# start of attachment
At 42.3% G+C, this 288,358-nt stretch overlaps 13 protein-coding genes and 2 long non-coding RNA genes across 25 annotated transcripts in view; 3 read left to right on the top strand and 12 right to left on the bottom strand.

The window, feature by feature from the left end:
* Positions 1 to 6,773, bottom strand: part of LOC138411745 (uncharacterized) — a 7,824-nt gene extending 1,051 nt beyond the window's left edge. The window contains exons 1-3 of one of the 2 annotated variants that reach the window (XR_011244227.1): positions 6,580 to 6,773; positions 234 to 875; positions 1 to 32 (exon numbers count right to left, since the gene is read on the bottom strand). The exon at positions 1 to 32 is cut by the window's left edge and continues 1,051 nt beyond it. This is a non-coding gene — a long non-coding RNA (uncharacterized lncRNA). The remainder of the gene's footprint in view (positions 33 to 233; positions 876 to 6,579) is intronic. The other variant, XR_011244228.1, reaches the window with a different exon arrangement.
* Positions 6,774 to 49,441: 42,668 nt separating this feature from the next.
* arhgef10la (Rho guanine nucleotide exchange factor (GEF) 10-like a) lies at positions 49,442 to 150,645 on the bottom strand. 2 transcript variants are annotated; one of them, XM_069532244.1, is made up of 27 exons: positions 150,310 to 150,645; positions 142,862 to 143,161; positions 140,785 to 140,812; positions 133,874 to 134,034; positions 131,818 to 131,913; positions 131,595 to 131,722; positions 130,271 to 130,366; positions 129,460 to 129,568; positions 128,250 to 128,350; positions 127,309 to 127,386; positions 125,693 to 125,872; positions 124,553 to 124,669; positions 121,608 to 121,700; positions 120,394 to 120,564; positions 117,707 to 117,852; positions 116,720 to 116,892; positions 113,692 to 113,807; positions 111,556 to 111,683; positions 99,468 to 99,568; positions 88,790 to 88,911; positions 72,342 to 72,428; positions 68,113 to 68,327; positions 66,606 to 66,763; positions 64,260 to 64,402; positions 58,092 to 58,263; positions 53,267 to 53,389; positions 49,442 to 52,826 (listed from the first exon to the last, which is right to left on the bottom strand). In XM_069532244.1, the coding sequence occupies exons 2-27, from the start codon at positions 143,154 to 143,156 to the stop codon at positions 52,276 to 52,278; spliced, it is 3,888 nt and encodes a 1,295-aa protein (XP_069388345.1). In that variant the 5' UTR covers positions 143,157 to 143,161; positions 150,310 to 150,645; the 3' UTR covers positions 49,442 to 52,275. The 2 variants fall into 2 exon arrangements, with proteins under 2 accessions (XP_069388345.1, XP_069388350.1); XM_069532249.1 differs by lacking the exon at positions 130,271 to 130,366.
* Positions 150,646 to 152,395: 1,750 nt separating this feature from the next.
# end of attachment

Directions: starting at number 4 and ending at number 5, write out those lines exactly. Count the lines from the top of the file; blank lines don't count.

* Positions 6,774 to 49,441: 42,668 nt separating this feature from the next.
* arhgef10la (Rho guanine nucleotide exchange factor (GEF) 10-like a) lies at positions 49,442 to 150,645 on the bottom strand. 2 transcript variants are annotated; one of them, XM_069532244.1, is made up of 27 exons: positions 150,310 to 150,645; positions 142,862 to 143,161; positions 140,785 to 140,812; positions 133,874 to 134,034; positions 131,818 to 131,913; positions 131,595 to 131,722; positions 130,271 to 130,366; positions 129,460 to 129,568; positions 128,250 to 128,350; positions 127,309 to 127,386; positions 125,693 to 125,872; positions 124,553 to 124,669; positions 121,608 to 121,700; positions 120,394 to 120,564; positions 117,707 to 117,852; positions 116,720 to 116,892; positions 113,692 to 113,807; positions 111,556 to 111,683; positions 99,468 to 99,568; positions 88,790 to 88,911; positions 72,342 to 72,428; positions 68,113 to 68,327; positions 66,606 to 66,763; positions 64,260 to 64,402; positions 58,092 to 58,263; positions 53,267 to 53,389; positions 49,442 to 52,826 (listed from the first exon to the last, which is right to left on the bottom strand). In XM_069532244.1, the coding sequence occupies exons 2-27, from the start codon at positions 143,154 to 143,156 to the stop codon at positions 52,276 to 52,278; spliced, it is 3,888 nt and encodes a 1,295-aa protein (XP_069388345.1). In that variant the 5' UTR covers positions 143,157 to 143,161; positions 150,310 to 150,645; the 3' UTR covers positions 49,442 to 52,275. The 2 variants fall into 2 exon arrangements, with proteins under 2 accessions (XP_069388345.1, XP_069388350.1); XM_069532249.1 differs by lacking the exon at positions 130,271 to 130,366.